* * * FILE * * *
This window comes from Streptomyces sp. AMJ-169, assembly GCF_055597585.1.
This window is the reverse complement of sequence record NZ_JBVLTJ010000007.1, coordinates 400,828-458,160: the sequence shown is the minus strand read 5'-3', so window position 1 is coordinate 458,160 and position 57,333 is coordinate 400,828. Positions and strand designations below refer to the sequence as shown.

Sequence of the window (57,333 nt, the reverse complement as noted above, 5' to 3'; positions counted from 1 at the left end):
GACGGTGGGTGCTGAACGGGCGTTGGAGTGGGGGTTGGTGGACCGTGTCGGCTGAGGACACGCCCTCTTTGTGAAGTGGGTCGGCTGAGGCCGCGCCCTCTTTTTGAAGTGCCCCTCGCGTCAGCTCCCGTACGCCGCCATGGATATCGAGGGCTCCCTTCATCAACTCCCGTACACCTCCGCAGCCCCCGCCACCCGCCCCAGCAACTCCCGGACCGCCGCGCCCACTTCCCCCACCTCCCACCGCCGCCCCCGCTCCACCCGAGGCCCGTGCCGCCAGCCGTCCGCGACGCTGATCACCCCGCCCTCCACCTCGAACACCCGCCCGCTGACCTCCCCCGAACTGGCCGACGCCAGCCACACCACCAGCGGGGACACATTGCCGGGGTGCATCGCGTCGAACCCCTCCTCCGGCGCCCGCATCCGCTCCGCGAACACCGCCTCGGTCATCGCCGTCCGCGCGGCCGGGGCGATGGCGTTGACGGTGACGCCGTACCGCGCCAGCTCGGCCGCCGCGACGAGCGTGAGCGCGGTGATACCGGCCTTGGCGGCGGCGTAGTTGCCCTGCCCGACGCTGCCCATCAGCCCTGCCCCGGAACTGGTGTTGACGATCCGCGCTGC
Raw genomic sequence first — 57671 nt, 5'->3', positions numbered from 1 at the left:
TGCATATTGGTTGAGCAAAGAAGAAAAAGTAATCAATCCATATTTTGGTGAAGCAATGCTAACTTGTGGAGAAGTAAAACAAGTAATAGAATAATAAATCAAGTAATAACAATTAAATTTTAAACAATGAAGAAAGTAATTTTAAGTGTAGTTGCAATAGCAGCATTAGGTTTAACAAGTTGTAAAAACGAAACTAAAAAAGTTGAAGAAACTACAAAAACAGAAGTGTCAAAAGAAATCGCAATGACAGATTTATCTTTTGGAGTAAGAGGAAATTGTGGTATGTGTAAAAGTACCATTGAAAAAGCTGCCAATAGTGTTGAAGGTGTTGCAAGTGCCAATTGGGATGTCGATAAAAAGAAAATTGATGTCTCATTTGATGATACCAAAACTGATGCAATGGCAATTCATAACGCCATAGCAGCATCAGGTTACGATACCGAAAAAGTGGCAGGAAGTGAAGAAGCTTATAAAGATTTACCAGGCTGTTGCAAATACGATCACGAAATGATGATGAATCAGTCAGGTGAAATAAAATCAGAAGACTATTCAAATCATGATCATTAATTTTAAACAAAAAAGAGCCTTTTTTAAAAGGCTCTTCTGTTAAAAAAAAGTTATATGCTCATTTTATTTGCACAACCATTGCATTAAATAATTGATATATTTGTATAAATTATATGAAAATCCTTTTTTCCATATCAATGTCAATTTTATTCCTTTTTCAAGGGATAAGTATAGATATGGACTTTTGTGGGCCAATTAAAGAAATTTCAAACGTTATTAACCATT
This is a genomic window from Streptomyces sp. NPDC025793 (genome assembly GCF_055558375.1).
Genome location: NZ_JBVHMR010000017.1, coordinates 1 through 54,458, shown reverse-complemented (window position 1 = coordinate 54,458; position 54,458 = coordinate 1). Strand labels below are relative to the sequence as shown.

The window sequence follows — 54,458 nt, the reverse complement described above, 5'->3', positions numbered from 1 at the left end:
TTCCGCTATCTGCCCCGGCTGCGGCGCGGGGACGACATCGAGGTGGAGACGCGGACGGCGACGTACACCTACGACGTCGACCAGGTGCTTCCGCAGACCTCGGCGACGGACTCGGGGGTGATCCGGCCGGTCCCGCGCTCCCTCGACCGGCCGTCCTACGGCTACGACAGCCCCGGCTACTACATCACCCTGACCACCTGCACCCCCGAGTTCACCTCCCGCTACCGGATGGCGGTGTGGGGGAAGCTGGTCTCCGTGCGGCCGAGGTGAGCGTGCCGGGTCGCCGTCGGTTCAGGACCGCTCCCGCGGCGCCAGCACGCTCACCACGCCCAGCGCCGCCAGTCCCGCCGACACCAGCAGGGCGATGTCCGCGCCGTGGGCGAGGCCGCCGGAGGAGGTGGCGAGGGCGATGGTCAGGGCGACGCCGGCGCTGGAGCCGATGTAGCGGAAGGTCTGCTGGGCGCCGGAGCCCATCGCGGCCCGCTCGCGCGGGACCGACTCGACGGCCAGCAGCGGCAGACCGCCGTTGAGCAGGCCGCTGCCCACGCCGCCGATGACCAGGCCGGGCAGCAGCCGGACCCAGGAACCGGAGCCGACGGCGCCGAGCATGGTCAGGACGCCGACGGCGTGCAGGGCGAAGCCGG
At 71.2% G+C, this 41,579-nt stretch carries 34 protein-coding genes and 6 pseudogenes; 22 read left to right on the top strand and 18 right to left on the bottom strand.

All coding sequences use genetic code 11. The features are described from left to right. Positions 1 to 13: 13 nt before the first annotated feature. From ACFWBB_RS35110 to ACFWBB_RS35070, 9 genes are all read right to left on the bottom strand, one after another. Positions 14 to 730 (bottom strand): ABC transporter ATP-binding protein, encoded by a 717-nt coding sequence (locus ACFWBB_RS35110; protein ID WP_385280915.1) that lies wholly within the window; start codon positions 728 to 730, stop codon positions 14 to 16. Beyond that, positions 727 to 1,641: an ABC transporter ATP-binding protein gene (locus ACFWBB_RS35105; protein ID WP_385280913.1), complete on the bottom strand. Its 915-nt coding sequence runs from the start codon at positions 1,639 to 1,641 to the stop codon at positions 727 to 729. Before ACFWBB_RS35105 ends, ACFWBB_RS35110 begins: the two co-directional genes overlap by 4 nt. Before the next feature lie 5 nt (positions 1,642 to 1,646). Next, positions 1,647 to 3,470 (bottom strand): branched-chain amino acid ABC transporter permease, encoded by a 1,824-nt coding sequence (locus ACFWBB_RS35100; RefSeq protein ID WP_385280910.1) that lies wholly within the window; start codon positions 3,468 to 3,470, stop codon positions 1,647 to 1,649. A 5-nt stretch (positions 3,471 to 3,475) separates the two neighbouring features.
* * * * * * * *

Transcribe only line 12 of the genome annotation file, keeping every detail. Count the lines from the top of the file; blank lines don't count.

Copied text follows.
All coding sequences use genetic code 11. The features are described from left to right. Positions 1 to 13: 13 nt before the first annotated feature. From ACFWBB_RS35110 to ACFWBB_RS35070, 9 genes are all read right to left on the bottom strand, one after another. Positions 14 to 730 (bottom strand): ABC transporter ATP-binding protein, encoded by a 717-nt coding sequence (locus ACFWBB_RS35110; protein ID WP_385280915.1) that lies wholly within the window; start codon positions 728 to 730, stop codon positions 14 to 16. Beyond that, positions 727 to 1,641: an ABC transporter ATP-binding protein gene (locus ACFWBB_RS35105; protein ID WP_385280913.1), complete on the bottom strand. Its 915-nt coding sequence runs from the start codon at positions 1,639 to 1,641 to the stop codon at positions 727 to 729. Before ACFWBB_RS35105 ends, ACFWBB_RS35110 begins: the two co-directional genes overlap by 4 nt. Before the next feature lie 5 nt (positions 1,642 to 1,646). Next, positions 1,647 to 3,470 (bottom strand): branched-chain amino acid ABC transporter permease, encoded by a 1,824-nt coding sequence (locus ACFWBB_RS35100; RefSeq protein ID WP_385280910.1) that lies wholly within the window; start codon positions 3,468 to 3,470, stop codon positions 1,647 to 1,649. A 5-nt stretch (positions 3,471 to 3,475) separates the two neighbouring features.